Unlike fictional laser swords, real laser beams do not interact with each other when they cross – unless the beams meet within a suitable material that allows for nonlinear light-matter interaction. In such a case, wave mixing can give rise to beams with changed colors and directions.
Wave-mixing processes between different light beams are one cornerstone of the field of nonlinear optics, which has become firmly established since the widespread availability of lasers. Within a suitable material such as certain crystals, two laser beams can “feel each other’s presence.” In this process, energy and momentum can be exchanged, giving rise to additional laser beams emerging from the interaction zone in different directions and with different frequencies, which is seen in the visible spectral range as different colors. These effects are commonly used to design and realize new laser light sources.
Just as important, the analysis of the emerging light beams in wave mixing phenomena provides insights into the nature of the material in which the wave mixing process occurs. Such wave-mixing based spectroscopy allows researchers to understand the intricacies of the electronic structure of a specimen and how light can excite and interact with the material. So far, however, these approaches have been hardly used outside of the visible or infrared spectral range.
A team of researchers from Max Born Institute (MBI), Berlin, and Deutsches Elektronen-Synchrotron (DESY), Hamburg, has now observed a new kind of such wave mixing process involving soft x-rays. Overlapping ultrashort pulses of soft x-rays and infrared radiation in a single crystal of lithium fluoride (LiF), they see how energy from two infrared photons is transferred to or from the x-ray photon, changing the x-ray “color” in a so-called third-order nonlinear process. Not only do they observe this particular process with x-rays for the first time, they were also able to map out its efficiency when changing the color of the incoming x-rays.
It turns out that the mixing signals are only detectable when the process involves an inner-shell electron from a lithium atom being promoted into a state where this electron is tightly bound to the vacancy it left behind – a state known as exciton. Furthermore, comparison with theory shows that an otherwise “optically forbidden” transition of an inner-shell electron contributes to the wave mixing process.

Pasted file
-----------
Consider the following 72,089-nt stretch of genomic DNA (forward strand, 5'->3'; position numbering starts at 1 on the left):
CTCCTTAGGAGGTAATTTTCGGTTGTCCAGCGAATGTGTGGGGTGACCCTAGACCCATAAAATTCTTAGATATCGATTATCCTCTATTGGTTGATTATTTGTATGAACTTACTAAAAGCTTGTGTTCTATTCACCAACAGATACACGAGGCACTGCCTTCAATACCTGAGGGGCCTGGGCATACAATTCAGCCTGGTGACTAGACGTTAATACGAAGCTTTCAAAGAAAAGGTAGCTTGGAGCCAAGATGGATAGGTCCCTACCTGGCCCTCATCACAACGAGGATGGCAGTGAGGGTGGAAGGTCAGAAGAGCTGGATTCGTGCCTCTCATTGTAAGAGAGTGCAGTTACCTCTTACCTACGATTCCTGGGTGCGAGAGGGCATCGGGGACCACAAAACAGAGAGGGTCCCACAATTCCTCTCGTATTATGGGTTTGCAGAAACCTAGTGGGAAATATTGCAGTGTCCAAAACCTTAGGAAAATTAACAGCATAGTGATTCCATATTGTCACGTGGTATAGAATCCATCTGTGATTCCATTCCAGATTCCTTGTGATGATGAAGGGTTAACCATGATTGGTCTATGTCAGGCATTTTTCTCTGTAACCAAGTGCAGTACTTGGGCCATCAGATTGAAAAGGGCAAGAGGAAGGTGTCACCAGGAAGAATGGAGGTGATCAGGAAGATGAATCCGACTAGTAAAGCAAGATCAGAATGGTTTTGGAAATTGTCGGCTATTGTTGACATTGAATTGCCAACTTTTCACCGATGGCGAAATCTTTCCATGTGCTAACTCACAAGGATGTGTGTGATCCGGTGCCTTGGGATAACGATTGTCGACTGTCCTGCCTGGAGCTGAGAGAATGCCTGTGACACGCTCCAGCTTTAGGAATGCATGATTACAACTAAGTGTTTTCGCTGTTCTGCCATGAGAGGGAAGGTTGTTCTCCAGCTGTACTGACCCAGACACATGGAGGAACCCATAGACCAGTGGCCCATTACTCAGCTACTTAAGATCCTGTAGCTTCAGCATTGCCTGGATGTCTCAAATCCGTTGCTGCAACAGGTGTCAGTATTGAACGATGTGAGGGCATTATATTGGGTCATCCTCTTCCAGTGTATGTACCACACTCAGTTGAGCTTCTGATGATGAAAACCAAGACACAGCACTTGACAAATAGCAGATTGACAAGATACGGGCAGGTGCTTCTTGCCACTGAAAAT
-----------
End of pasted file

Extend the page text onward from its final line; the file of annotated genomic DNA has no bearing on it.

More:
Via analysis of this resonant four-wave mixing process, the researchers get a detailed picture of where the optically excited electron travels in its very short lifetime. “Only if the excited electron is localized in the immediate vicinity of the hole it has left behind do we observe the four-wave mixing signal,” says Robin Engel, a PhD student involved in the work, “and because we have used a specific color of x-rays, we know that this hole is very close to the atomic nucleus of the lithium atom.”
Due to the ability of x-rays to excite inner shell electrons selectively at the different atomic species in a material, the demonstrated approach allows researchers to track electrons moving around in molecules or solids after they have been stimulated by an ultrafast laser pulse. Exactly such processes – electrons moving towards different atoms after having been excited by light – are crucial steps in photochemical reactions or applications such as light harvesting, e.g., via photovoltaics or direct solar fuel generation.
“As our wave-mixing spectroscopy approach can be scaled to much higher photon energies at x-ray lasers, many different atoms of the periodic table can be selectively excited. In this way we expect that it will be possible to track the transient presence of electrons at many different atoms of a more complex material, giving new insight into these important processes,” explains Daniel Schick, researcher at MBI.
Reference: “Probing electron and hole colocalization by resonant four-wave mixing spectroscopy in the extreme ultraviolet” 20 May 2022, Science Advances.
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